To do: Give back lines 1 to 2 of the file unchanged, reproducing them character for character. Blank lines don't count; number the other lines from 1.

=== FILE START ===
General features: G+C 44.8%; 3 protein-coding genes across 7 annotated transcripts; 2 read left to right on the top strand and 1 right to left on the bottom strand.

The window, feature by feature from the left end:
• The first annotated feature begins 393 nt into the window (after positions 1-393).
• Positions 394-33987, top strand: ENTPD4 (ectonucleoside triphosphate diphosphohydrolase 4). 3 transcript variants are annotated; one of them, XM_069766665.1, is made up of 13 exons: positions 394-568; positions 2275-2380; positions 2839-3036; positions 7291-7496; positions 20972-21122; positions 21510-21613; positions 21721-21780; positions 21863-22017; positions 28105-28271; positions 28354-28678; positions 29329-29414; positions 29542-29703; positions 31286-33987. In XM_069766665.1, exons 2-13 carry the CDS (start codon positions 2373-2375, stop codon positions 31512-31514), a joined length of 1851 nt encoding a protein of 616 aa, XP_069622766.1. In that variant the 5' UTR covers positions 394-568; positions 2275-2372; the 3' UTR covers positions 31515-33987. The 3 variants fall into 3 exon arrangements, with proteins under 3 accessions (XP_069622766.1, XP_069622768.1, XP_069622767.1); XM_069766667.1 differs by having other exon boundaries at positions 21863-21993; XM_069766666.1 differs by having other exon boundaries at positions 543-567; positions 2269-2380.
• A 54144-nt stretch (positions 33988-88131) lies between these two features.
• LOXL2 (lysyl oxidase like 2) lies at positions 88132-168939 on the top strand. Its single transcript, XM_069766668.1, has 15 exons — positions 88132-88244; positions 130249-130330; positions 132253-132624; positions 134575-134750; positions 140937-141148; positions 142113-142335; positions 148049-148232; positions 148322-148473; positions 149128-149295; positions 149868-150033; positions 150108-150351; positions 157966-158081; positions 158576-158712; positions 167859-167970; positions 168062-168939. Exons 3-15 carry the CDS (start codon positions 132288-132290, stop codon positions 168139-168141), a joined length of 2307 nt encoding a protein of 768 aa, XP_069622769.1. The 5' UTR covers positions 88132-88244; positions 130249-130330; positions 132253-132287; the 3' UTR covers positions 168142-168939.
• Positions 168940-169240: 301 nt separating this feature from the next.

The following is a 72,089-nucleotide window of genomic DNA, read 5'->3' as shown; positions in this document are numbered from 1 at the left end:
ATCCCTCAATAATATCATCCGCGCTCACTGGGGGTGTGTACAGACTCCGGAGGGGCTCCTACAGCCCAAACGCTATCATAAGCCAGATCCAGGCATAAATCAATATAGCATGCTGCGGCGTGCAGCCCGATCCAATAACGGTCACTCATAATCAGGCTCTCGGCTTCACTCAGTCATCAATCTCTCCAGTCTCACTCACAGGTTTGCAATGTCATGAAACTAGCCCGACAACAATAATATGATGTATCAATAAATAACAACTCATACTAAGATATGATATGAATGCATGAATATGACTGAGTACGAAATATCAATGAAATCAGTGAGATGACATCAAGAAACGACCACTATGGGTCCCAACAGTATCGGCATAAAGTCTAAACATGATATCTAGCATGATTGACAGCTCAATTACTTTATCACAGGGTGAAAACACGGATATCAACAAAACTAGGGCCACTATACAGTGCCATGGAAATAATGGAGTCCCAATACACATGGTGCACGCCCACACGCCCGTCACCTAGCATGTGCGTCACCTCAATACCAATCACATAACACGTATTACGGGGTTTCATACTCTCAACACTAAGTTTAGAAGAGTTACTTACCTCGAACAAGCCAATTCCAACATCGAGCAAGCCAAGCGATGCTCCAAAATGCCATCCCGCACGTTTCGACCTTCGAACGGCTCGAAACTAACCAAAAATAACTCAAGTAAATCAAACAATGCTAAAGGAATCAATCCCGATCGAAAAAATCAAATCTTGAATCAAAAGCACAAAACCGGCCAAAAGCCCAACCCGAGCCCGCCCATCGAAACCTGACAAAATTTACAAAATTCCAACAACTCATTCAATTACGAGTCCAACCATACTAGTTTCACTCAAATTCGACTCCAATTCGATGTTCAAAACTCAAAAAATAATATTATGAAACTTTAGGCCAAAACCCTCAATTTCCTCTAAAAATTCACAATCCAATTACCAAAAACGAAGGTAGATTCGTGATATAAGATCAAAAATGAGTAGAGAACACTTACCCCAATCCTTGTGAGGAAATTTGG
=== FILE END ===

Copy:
General features: G+C 44.8%; 3 protein-coding genes across 7 annotated transcripts; 2 read left to right on the top strand and 1 right to left on the bottom strand.

The window, feature by feature from the left end: